And that camera up there, the X-Pro2? That’s a better camera than I have any business using. It does take really good pictures if you point it at the right things. The shit ones are all on me.

I write all of this at a juncture. The last post about choices and the end of nomad living for now, wasn’t a rhetorical or self-motivational one. My life has to change pretty soon. At the moment, I have a few choices to make about the paths I could take. I haven’t the slightest clue where any of them will lead. If I’ve learned anything in the last half decade, it’s that what I think is going to happen, rarely has much bearing on what actually does.

I’ve put this off for a fair while, because it’s always easier to go with the flow (even if you know the flow is stupid). But enough already. Time to be an adult about it.

Wherever I’m headed though, that camera up there is coming along. We’ll keep travelling together.

Graphite X-Pro2: Fujifilm Nordic

XF 35mm F2: the gorgeous flare-y pre-production unit from Fujifilm Singapore.

Camera strap: a quality product by Simplr Straps.


  1. Mike Vincent says:

    Crap images
    The uncertainty of each moment.
    What is this gig called life.
    From the moment I came across your name, Fleming too, I realised that my life is similar, Magician, global traveler, hotels, Airbnb, Camera, deck of cards, fresh audience. Dam, what an adventure.

    Keep steady Charlene
    The key to it all is how much ucertainty can you comfortably live with.

    1. Charlene says:

      Mike, I live with far more uncertainty than I am at liberty to let on, every single day. I have a high tolerance for instability (in context of the societies i live in, at any rate). But when the trade off dries up, it makes no sense to keep going. You know what I’m saying? That ROI’s gotta be there.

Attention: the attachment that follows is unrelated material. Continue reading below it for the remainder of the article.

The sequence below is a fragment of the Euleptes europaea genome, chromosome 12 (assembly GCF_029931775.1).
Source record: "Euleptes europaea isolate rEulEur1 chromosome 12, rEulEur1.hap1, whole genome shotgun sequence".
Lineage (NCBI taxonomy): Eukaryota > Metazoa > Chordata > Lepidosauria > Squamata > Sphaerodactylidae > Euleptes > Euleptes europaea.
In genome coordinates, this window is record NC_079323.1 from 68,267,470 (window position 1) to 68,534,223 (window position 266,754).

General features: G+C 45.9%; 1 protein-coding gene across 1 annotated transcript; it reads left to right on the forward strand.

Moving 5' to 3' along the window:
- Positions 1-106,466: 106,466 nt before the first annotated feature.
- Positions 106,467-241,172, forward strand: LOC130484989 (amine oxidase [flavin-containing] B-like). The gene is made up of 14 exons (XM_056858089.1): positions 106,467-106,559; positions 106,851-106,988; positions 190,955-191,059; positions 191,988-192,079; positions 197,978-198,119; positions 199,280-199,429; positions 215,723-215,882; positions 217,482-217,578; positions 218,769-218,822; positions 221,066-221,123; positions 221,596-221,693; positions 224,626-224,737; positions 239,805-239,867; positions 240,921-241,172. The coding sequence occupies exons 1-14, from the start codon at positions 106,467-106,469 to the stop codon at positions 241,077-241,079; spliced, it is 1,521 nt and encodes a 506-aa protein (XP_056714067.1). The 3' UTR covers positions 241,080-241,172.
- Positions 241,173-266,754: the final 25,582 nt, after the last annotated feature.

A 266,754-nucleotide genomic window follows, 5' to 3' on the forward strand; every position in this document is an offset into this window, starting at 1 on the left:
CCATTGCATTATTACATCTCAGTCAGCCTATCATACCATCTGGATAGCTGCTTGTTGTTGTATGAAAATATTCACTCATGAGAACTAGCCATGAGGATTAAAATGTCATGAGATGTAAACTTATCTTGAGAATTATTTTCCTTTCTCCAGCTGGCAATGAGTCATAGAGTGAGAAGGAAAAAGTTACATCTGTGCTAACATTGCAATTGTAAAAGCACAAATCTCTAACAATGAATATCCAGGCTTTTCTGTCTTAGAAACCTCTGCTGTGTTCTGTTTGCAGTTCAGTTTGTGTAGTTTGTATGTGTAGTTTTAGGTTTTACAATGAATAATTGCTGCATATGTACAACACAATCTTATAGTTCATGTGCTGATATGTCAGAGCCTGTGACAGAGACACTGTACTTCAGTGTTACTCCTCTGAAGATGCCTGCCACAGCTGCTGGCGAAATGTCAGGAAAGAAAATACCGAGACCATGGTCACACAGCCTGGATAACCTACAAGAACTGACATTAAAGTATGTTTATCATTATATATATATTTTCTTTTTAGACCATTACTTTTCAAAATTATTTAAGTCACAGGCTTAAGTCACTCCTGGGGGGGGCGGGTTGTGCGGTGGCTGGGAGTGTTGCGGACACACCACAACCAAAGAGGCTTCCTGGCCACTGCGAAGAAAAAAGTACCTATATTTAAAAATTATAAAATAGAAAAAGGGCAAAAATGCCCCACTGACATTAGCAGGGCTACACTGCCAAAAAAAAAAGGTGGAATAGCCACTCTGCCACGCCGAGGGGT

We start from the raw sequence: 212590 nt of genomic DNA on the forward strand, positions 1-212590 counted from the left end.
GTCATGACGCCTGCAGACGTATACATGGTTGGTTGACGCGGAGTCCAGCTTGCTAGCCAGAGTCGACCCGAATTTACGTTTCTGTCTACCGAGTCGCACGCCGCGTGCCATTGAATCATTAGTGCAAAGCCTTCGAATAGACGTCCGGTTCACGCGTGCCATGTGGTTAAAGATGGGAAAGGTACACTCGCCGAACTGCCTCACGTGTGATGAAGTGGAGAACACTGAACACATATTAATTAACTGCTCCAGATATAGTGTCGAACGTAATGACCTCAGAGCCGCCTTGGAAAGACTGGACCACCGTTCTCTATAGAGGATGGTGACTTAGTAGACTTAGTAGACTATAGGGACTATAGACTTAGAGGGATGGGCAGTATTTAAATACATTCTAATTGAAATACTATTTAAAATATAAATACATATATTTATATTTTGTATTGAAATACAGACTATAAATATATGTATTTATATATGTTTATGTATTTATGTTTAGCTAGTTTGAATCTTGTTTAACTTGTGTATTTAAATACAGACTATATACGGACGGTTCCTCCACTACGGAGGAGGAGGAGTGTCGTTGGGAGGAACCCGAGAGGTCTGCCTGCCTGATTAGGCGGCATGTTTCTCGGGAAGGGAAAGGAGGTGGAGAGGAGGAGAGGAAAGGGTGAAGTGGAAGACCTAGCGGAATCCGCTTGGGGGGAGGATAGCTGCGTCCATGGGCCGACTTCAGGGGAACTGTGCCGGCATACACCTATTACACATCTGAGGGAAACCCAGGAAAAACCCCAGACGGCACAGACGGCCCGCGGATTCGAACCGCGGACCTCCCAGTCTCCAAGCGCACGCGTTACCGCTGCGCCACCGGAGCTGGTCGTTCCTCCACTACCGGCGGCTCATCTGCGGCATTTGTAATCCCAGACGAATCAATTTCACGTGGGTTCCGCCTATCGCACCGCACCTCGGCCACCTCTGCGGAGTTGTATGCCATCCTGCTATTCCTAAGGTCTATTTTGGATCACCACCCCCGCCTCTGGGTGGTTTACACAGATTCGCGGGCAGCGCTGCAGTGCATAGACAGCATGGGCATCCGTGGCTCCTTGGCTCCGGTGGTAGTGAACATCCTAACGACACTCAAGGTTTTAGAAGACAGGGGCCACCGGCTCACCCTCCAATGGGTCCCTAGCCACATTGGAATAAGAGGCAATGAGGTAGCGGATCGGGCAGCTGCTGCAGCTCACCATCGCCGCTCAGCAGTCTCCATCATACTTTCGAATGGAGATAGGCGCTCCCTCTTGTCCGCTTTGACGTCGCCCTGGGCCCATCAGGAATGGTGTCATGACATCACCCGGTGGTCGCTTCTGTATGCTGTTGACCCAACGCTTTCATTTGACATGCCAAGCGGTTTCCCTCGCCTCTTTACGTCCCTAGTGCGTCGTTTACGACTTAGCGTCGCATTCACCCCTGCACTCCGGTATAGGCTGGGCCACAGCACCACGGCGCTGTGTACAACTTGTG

2. Al says:

    Hi Charlene,
    Life doesn’t come with a guaranteed ROI card. I’ve searched the box now for 67 years. Must have lost it somewhere.

    Part of you knows that what is important to living is to keep your flame burning. Yours shines so bright. At times it will shrink and just be a glow. You need to build a room inside yourself and use it to weather the storms that will inevitably come. I’m sure you have something built already. You can’t live there. It isn’t allowed. But visit your spark and make sure it’s doing well.

    The ROI will return, perhaps in the same way, or it may shift. You may have to let go and reach for another handhold.

    My past was filled with self doubt, and my picture of myself was ripped and attacked daily in a previous job. Heh, it almost feels like another life. Ups and downs are to be expected. Christopher Hitchens once wrote:
    The search for Nirvana, like the search for Utopia or the end of history or the classless society,
    is ultimately a futile and dangerous one.
    It involves, if it does not necessitate, the sleep of reason.
    There is no escape from anxiety and struggle.